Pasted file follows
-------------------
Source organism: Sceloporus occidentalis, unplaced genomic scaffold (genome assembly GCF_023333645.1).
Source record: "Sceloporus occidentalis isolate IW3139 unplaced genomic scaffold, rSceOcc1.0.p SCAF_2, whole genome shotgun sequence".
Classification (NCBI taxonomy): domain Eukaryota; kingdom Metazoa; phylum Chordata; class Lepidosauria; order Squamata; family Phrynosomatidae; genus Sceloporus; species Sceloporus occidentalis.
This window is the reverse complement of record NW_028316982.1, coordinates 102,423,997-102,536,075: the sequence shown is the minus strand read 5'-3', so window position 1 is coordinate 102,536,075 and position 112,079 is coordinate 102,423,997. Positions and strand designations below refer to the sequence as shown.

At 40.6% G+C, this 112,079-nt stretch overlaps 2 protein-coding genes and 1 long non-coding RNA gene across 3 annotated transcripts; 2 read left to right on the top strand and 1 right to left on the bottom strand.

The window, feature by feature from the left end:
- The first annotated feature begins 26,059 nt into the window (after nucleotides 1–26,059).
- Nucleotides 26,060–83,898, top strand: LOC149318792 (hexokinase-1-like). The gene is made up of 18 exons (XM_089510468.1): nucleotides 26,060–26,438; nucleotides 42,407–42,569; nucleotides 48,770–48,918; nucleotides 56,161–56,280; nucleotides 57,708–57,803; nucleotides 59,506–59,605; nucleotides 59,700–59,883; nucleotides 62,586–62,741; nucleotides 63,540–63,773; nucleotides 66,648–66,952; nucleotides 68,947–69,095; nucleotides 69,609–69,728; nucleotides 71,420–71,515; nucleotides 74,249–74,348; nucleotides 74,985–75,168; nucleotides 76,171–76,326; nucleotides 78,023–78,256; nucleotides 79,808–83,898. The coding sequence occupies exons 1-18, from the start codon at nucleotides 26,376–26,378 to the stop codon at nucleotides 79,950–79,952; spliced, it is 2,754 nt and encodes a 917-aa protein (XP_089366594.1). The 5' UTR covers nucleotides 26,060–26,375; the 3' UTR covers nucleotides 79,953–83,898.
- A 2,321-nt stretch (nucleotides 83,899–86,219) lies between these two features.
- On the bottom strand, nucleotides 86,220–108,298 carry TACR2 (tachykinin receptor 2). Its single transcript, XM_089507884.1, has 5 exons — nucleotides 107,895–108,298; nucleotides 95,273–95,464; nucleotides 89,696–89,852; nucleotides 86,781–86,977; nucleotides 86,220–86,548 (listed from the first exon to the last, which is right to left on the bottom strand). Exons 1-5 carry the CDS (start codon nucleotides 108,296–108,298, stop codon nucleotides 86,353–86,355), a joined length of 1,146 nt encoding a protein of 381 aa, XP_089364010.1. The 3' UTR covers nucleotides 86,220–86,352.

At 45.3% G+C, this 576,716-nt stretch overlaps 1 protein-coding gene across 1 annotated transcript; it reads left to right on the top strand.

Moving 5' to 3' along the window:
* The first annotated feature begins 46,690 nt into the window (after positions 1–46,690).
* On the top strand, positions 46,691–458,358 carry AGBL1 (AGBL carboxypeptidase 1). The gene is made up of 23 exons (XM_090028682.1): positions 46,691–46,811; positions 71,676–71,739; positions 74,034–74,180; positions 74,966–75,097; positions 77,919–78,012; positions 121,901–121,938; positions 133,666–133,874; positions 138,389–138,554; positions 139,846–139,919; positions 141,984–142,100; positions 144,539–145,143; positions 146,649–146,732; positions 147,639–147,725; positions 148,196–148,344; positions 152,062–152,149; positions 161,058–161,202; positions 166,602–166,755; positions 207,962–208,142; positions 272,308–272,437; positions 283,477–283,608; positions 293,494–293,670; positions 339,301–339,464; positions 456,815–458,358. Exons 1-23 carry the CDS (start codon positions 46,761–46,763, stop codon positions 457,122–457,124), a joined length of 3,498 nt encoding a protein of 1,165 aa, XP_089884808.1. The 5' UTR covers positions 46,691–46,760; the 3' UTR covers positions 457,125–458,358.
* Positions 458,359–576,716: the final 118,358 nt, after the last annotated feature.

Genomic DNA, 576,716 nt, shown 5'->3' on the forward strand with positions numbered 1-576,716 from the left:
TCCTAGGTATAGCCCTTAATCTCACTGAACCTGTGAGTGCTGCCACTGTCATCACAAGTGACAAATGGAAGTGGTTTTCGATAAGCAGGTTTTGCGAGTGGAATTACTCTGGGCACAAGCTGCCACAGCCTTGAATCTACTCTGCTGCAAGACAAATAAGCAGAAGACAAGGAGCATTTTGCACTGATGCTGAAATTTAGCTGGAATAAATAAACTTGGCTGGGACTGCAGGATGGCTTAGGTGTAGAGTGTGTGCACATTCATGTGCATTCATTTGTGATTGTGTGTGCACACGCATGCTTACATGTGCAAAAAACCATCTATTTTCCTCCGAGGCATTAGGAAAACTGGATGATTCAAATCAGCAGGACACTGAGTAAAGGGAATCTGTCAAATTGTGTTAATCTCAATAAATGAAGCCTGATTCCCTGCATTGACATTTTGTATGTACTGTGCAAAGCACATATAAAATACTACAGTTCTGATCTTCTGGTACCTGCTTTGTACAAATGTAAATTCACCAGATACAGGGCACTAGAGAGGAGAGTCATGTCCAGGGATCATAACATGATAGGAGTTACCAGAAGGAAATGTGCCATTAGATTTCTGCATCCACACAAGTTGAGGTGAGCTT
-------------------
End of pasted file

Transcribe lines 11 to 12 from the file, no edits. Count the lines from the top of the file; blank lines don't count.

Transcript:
At 45.3% G+C, this 576,716-nt stretch overlaps 1 protein-coding gene across 1 annotated transcript; it reads left to right on the top strand.

Moving 5' to 3' along the window: